What is a crystallised pension?

A crystallised pension is one that has been cashed in via drawdown or an annuity. As I’m sure you know, the money in your pension is invested in the stock market. This is how your pension grows to leave you with more money for retirement. Crystallising your pension is the process of selling your investments to access your pension savings.

What is pension drawdown?

From the age of 55 you can begin to access your pension, and one of the options available to you is pension drawdown. Drawdown is a way of taking money from your pension, either as a regular income or as one-off payments as and when you need them. Unlike an annuity, pension drawdown keeps your savings invested and allows you to retain ownership of your funds. However, with pension drawdown, your income is not guaranteed.

What is an annuity?

Another option you have is to buy an annuity. This is where you sell your pension scheme to an insurance company and in return, they promise to pay you a guaranteed income each year for the rest of your life. This can be a very secure pension option. However, buying an annuity means that you no longer own your pension pot.

You don’t have to use your whole pension pot to buy an annuity. If you would like to still have access to some pension money to take as and when you need it, you could leave part of your pension where it is and use the rest to buy an annuity.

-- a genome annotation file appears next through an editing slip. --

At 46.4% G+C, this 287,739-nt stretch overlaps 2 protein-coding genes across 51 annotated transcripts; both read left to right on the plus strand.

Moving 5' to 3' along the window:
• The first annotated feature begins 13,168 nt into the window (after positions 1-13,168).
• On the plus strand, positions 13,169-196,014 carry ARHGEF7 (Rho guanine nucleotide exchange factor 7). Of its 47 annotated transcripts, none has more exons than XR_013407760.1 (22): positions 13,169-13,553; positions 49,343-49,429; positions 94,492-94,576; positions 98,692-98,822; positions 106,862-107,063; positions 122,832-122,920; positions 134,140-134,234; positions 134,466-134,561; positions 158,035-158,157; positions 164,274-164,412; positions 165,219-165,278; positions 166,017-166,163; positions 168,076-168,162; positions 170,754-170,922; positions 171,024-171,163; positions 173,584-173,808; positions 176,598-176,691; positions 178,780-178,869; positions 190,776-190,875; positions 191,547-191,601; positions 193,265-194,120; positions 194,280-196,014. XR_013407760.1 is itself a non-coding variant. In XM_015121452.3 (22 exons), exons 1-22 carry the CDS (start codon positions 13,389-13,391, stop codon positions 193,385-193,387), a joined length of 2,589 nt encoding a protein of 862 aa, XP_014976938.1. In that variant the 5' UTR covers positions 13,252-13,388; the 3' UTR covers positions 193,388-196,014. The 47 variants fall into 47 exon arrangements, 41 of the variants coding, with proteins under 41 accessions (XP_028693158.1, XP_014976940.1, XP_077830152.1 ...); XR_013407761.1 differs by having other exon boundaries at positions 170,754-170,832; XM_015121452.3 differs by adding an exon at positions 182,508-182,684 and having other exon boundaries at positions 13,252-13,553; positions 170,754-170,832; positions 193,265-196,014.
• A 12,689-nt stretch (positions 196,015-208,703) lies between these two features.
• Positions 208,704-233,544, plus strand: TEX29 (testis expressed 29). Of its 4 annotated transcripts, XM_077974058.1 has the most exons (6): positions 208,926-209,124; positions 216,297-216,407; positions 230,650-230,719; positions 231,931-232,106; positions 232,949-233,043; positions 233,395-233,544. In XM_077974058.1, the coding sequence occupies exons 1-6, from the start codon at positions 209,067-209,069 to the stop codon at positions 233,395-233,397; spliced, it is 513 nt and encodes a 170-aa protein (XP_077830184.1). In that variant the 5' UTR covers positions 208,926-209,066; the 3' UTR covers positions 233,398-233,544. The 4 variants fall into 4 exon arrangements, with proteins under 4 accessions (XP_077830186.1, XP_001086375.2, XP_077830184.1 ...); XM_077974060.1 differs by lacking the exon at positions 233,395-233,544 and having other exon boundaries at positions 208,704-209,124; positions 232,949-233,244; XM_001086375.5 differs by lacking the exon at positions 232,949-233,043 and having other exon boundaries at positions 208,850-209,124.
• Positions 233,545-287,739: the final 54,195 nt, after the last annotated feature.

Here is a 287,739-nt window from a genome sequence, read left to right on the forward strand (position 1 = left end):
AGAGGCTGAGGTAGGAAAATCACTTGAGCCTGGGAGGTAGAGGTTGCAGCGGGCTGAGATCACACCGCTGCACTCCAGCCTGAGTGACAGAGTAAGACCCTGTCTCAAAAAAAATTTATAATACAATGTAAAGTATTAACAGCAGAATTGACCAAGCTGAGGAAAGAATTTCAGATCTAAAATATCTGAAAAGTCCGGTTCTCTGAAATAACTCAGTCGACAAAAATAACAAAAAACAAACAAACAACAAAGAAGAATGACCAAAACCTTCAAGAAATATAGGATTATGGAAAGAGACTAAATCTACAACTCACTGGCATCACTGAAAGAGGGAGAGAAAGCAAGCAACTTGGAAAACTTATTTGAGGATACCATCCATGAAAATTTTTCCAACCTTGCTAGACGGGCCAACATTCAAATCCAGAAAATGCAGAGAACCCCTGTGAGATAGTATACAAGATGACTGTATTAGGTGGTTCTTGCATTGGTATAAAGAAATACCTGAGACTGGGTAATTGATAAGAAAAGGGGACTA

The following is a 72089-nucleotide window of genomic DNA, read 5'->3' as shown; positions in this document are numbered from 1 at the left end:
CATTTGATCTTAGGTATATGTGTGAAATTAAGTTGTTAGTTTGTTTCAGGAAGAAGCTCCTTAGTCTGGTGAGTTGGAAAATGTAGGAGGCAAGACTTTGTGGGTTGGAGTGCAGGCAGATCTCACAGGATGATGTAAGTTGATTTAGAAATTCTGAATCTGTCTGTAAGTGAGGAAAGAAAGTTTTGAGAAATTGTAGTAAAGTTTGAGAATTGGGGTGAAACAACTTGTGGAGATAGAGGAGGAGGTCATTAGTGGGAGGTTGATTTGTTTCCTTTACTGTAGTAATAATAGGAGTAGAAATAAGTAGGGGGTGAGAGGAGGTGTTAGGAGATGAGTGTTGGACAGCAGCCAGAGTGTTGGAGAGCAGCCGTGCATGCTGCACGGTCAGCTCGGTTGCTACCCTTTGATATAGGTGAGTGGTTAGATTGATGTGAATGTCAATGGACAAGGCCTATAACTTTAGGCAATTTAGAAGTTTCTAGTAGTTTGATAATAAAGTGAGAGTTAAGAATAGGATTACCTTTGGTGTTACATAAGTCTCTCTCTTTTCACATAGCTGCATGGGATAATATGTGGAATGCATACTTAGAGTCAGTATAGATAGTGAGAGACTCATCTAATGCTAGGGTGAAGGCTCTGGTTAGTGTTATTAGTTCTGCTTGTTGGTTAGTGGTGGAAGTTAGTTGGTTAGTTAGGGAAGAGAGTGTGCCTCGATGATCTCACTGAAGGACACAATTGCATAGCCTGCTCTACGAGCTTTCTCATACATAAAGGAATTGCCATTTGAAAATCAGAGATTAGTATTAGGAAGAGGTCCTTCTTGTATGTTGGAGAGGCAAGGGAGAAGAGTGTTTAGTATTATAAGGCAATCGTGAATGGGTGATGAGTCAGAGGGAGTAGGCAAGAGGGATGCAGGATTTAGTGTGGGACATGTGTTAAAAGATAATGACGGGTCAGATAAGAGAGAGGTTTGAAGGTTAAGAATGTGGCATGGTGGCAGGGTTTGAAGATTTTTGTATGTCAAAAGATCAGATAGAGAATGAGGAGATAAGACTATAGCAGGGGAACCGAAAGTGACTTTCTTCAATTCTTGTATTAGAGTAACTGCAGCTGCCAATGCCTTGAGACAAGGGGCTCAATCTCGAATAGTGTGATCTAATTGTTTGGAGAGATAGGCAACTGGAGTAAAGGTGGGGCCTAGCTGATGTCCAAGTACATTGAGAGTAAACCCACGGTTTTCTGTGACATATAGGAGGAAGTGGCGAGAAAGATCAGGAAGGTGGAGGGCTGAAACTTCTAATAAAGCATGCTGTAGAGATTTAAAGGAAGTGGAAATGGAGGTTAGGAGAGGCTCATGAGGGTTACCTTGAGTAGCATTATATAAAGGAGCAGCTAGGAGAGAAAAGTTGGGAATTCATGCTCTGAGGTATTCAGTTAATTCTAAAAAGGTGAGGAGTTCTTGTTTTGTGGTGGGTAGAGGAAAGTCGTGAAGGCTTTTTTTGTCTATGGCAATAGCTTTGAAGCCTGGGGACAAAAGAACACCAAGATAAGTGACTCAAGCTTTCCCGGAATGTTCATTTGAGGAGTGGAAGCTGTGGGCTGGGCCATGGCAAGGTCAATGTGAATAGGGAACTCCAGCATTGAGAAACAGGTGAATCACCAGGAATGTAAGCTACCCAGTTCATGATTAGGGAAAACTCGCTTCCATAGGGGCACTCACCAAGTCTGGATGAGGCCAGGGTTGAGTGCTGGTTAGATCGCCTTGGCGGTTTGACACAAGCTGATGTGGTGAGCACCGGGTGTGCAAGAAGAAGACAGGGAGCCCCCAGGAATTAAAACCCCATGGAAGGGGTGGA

What is the difference between a crystallised and an uncrystallised pension?

An uncrystallised pension is a one that hasn’t been cashed in via drawdown or annuity. Crystallising your pension is the process of freeing up your investments and accessing your savings.

When it comes to tax, crystallised pensions are not included in your estate, and you do not pay tax on your pensions until you start taking money from it. Any money you withdraw from your pension is subject to income tax at your marginal rate.

How can I access my crystallised pension?

When you start to access your pension, the first 25% can be taken tax-free. This means it isn’t classed as income and therefore doesn’t count towards your annual tax allowance. From here you can:

  • Take further lump sums as and when you need to

  • Take an income

  • Release your whole pension

When thinking of accessing your pension, it’s a good idea to first speak with a financial adviser. This is because taking too much too soon can leave you with less to live on later in life, as well as a large tax bill now. A financial adviser can talk you through what options are best for you and your needs and help you avoid the common mistakes when releasing money from your pension.

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The details provided in this article are for general information only and are in no way deemed to be financial advice. All of the material is correct as of the publication date, but could be out-of-date by the time you read the article.